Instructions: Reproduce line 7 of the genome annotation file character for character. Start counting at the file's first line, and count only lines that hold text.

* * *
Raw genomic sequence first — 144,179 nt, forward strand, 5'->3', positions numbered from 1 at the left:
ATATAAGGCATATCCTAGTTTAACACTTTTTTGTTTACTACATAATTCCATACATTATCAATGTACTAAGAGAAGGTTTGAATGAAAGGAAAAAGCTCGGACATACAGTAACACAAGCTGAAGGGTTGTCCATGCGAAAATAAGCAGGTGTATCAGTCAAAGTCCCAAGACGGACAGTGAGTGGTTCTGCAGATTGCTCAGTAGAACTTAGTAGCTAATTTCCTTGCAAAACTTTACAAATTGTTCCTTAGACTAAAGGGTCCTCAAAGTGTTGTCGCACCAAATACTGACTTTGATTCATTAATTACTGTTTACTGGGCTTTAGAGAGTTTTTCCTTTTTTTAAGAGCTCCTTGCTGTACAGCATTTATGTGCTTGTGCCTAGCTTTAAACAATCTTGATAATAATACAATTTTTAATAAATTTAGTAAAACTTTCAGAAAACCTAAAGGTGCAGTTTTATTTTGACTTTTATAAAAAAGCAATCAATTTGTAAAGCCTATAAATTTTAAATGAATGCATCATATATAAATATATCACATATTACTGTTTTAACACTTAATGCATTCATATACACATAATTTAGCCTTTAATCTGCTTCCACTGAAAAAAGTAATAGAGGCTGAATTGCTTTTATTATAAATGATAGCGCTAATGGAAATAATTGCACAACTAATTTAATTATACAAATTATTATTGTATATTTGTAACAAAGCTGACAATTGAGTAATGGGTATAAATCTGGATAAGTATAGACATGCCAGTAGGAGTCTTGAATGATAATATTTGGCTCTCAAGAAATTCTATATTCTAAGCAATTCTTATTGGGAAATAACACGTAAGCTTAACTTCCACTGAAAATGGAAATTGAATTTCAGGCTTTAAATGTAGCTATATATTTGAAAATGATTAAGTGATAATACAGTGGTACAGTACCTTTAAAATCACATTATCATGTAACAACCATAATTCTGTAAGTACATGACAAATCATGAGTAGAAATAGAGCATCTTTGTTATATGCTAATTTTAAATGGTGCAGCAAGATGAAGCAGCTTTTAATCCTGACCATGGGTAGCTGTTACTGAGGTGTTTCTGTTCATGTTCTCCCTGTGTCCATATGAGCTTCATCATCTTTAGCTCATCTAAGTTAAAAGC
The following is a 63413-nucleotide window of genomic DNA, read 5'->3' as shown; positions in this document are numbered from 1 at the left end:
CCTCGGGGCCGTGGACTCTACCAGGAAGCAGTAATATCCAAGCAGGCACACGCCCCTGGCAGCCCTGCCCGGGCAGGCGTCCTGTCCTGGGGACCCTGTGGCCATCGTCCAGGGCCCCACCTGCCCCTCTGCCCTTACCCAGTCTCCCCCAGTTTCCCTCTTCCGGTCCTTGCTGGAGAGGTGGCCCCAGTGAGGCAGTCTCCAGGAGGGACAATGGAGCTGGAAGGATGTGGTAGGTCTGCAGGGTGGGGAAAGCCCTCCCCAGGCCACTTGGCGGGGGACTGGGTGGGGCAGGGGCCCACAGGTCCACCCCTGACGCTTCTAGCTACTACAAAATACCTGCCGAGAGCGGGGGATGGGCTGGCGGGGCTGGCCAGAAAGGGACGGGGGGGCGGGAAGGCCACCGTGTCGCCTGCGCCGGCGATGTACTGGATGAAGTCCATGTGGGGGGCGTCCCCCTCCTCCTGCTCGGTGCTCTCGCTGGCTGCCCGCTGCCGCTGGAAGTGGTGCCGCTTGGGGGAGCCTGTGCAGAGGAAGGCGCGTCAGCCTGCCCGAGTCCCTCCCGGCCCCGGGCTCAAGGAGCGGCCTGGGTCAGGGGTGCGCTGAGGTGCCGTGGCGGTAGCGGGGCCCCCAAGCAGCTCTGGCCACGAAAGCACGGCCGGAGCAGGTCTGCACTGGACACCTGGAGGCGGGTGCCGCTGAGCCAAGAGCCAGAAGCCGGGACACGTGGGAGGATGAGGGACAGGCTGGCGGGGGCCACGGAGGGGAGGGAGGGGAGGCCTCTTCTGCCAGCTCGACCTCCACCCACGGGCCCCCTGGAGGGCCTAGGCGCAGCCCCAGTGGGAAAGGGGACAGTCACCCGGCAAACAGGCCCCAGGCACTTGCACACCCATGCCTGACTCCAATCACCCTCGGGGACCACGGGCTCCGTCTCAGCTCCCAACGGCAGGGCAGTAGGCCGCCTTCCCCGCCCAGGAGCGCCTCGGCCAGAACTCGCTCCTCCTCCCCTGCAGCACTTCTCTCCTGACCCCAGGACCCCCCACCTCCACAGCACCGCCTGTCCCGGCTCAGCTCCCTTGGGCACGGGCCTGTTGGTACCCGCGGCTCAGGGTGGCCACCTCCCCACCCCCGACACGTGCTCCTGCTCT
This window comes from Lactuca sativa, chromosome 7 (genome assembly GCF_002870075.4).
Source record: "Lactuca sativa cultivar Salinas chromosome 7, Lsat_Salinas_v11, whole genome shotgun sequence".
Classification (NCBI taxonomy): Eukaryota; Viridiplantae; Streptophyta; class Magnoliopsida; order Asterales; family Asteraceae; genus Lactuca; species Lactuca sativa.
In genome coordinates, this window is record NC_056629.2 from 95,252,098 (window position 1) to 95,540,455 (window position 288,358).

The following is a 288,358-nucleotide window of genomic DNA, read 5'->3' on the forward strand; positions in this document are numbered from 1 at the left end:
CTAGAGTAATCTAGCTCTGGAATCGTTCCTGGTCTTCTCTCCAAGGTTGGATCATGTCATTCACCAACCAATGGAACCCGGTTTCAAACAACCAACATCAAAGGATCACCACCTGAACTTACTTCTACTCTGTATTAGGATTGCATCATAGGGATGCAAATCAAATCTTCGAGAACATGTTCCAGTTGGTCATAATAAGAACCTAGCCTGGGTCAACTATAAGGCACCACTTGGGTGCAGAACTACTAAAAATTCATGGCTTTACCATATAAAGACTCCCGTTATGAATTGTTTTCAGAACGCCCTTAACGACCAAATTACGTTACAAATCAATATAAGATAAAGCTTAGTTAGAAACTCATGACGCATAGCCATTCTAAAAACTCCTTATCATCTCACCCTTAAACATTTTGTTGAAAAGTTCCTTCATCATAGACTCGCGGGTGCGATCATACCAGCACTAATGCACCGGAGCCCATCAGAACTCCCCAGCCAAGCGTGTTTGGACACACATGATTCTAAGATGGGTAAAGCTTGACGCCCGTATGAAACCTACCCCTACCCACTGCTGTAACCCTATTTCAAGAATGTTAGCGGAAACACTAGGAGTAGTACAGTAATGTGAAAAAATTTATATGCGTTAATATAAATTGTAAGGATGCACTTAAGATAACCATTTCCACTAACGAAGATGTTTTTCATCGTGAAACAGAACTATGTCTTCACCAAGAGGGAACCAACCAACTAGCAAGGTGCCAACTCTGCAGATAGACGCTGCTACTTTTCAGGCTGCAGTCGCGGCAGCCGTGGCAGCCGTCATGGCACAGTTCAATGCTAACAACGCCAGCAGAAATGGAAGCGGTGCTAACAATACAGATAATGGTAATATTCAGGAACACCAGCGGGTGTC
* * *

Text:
Classification (NCBI taxonomy): Eukaryota; Viridiplantae; Streptophyta; class Magnoliopsida; order Asterales; family Asteraceae; genus Lactuca; species Lactuca sativa.